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Damascus Knife: Damascus Knife with Jigged Camel Bone Handle
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Damascus Knife: Damascus Knife with Jigged Camel Bone Handle

This is a handmade Damascus Knife with jigged camel bone handle. Overall length is 12 1/4", with 7 7/8" blade length. Full tang construction. Brass bolsters and finger guard. The brass guard is file-worked to give an attractive pattern to the guard. Knife is designed on a bowie style blade pattern.

Comes with a handmade black leather sheath.
Out of stock
  • AUD$290.00
  • SKU
    DAMASC_JiggedBone
This is a handmade Damascus Knife with jigged camel bone handle. Overall length is 12 1/4", with 7 7/8" blade made of 15N20 steel (a mixture of carbon and nickel which gives a swirly damascus finish, folded 100 times). Full tang construction. Brass bolsters and finger guard. The brass guard is file-worked to give an attractive pattern to the guard. The top back of the knife blade is also file-worked to match the brass guard. Knife is designed on a bowie style blade pattern with a coffin handle made of camel bone.

Comes with a handmade black leather sheath.

As each knife is handmade individually, the damascus pattern varies from knife to knife.

*** Some facts about Damascus Blade ***

Pattern welding or Damascening, the traditional method for making decorative patterns on forged products, originated some hundred years before Christ. The process was first seen in Persia around 500 BC and used to produce welded blades. The laminate composition of a Damascus Steel blade is attained by alternating layers of soft malleable wrought iron and a hardenable and temperable steel with a high carbon content. The steel portion of the blade gives it strength and the ability to hold a fine edge, while the iron provides elasticity so it won't break when struck. The layering of the steel patterns revealed by etching the surface has been refined into a decorative art.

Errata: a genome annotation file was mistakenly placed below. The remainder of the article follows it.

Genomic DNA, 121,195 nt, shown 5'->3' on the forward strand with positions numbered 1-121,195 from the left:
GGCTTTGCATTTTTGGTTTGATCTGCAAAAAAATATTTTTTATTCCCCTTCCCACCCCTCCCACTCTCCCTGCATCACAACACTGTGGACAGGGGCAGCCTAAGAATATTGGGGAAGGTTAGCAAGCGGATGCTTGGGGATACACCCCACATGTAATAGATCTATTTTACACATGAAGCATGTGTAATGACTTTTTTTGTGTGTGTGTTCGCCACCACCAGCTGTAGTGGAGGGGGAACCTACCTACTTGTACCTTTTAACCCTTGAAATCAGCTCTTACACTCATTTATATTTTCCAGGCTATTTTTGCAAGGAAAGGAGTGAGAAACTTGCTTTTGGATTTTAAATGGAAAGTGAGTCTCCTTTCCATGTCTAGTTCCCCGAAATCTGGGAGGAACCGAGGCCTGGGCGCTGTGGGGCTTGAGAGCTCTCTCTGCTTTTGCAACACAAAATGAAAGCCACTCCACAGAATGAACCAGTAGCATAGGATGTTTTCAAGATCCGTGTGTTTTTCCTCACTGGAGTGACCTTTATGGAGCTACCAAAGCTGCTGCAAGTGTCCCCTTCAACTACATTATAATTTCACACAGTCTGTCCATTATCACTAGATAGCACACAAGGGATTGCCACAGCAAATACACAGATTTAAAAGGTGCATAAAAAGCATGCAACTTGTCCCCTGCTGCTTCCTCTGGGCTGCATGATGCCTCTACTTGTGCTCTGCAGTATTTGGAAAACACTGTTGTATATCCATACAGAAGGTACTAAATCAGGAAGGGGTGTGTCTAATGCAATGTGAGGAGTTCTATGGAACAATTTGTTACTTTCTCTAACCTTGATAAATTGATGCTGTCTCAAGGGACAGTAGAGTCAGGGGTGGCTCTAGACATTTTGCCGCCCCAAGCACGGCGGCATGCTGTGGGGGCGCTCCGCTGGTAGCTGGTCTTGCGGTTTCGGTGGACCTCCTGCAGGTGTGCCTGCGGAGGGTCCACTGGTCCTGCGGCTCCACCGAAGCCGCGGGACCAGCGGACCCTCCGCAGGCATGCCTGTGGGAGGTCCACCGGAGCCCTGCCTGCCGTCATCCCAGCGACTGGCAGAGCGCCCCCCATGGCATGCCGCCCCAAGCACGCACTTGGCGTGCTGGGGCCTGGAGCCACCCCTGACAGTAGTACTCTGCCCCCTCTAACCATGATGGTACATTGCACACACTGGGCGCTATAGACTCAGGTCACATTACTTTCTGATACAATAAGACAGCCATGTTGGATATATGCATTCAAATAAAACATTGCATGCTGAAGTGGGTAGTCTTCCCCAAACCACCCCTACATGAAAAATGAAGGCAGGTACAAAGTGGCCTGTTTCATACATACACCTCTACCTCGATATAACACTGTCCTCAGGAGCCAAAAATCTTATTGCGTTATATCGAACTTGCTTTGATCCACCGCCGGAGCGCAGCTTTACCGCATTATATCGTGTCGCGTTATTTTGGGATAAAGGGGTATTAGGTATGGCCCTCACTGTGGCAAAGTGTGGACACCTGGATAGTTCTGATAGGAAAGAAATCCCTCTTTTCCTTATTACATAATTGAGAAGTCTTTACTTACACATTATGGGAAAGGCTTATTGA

The term Damascus Steel itself comes from the European Crusades who came in contact with these superior weapons at the trading city of Damascus. When the technology spread across Asia into India it was called Wootz. The Japanese surpassed all other regions with their refinement of lamination techniques.

Today the pattern-welding technique is used for the most exclusive knives and swords. The material choice is limited to steel types which are hot workable enough and possible to weld by forging. Stainless grades or tool steels are very difficult to work in this respect.

Two popular components with blade smiths these days, are 1095 and 15N20, with good reason. On their own, each steel would make a good choice for blades and the contrast between the two steels is excellent. The 1095, although a simple steel, has just the right amount of carbon to make a superior blade and the addition of manganese serves to aid the hardening process and makes it etch quite dark. The 15N20 has nearly as much carbon and has about 2.5% nickel content added to make the steel very tough. The second benefit of nickel is that it withstands the etch very well for a good contrast with its darker counterpart. Another benefit of these steels is that they can be differentially hardened for an extremely tough blade while still retaining a superior edge.

These knives are all hand made using 15N20 Damascus steel folded 100+ times with handles made from Camel Bone.
They are works of art, are usable, practical and very collectable.